When I first got the message, I threw my hands up in the air with a resounding roar. First of all, I’m not the kind of person to “get” messages or spiritual guidance in this kind of way. Secondly, it was so obscure, what could it even mean? And yet, the voice insisted, “sing the land and bring it to the people.” But you have to understand, after what I’d been through, I needed something better than this.
Growing up, it was clear that I had a talent for singing and acting but would sometimes freeze on stage, completely overcome by self-consciousness. So as life went on, I adapted by mastering the art of impersonation- I was able to easily imitate anyone else’s singing voice other than my own. And I built a very successful career inside of my own hiding.
Inevitably, this house of cards collapsed when an unexpected wind blew through my life, taking my home and leaving me uprooted. I was wired for perpetual transience, though, having been raised by wandering hippies who provided anything but stability. For a time, my mother and I lived in hiding from my father. That’s when I first learned creative ways of cloaking myself.
Throughout my early years, I learned what it meant to have a voice but to augment it for survival. And I learned, repeatedly, what it meant to be homeless and therefore to make a home inside of impermanence. When my housing and career were suddenly jolted 6yrs ago, I wasn’t prepared for the illness and coinciding pain that followed.
And for several years, the only thing that brought me out of bed was to cry out, to sing out, to lament, to scream, to call, whatever it was– it had to come out. And so I let it out, I let myself let that messy stuff out. Slowly, I started to attune to the sound of suffering held in my own organs and I allowed what was buried to surface and emerge through sound. My voice was forming itself out of my own pain, and I was creating a whole new space for my honest and full expression. And I did that day in and day out as a morning practice. And this is how I was surviving.
Eventually, while attending a Sufi gathering, I was invited to sing, and what came forth, finally, was my own voice. Resurrected in its beauty and now its grit, alike, my voice was opening before others in a natural, integrated way. There was no performing and there was no hiding, there was only sound, and body, and soul. So I started to improvise with them regularly and found a new sense of belonging within my artistry and a community as well; a belonging which included and honored my reclaimed wholeness. It was like I was whirling and my song could just fly out however it wanted; nobody was controlling it.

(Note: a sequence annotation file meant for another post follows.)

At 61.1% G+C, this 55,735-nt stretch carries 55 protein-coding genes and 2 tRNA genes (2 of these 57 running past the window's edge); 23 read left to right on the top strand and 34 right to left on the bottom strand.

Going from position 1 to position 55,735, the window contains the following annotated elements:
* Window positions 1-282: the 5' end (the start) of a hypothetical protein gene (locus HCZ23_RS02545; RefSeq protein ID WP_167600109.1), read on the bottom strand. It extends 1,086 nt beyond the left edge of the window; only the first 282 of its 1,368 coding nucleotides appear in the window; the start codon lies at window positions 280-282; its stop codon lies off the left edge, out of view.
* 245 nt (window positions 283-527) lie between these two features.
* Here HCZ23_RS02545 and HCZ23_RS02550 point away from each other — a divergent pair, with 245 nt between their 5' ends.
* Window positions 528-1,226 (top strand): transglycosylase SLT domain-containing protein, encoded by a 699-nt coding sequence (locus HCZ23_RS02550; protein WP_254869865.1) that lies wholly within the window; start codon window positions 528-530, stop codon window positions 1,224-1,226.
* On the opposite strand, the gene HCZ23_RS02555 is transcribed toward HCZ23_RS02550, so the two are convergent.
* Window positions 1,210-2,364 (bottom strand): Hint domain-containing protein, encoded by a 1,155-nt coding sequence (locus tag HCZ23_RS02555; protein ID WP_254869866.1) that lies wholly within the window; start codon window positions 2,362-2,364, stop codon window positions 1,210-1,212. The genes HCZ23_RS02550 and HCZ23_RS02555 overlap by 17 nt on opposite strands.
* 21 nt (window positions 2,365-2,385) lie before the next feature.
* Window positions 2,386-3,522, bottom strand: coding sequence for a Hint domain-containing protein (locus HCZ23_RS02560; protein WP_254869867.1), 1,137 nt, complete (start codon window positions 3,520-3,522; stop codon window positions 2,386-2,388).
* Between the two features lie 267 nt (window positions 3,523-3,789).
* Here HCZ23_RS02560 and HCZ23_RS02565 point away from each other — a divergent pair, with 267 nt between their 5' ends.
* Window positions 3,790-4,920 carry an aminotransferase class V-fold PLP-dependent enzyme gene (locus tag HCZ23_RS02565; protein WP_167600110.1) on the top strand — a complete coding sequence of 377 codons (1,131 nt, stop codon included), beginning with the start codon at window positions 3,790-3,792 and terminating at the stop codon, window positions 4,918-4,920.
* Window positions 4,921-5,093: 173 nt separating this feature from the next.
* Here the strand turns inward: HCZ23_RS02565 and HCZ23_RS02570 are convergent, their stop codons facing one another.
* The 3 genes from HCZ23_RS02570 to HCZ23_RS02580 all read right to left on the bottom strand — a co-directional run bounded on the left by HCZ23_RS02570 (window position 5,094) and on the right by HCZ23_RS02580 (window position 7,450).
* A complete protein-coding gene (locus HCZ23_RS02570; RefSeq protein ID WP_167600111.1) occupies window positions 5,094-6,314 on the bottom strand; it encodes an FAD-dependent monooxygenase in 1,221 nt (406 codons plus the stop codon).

The liberating process which saved my life was refining itself into a healing method and a new way of artistry. I now call it SoulSonging and it is rooted in reclaiming connection, curiosity, creativity and courage. Self inquiry has become my guiding force. Staying with the somatic experience of what’s occurring within and around me has been an instrumental part of my evolution as a person and as a musician. Now, when I sing, I don’t limit myself to one style of music.
It took me many years to finally appreciate the message I first received and learn how to decipher its wisdom. It took me time to truly understand that “singing the land” was actually leading me to land inside of my own body and learn how to sing from my inner world. And to find a way of including myself as an integral part of the land and our world. It took me a very long and slow process of incubation to then truly understand how to bring this practice and this form of art “to the people.”
These days, although the door is wide open for me in the entertainment industry, I have chosen to focus on a more intimate, revelatory way of creating that has nothing to do with performance and everything to do with discovery. I love exploring the generative spark of improvisational music and creating landscapes of the heart.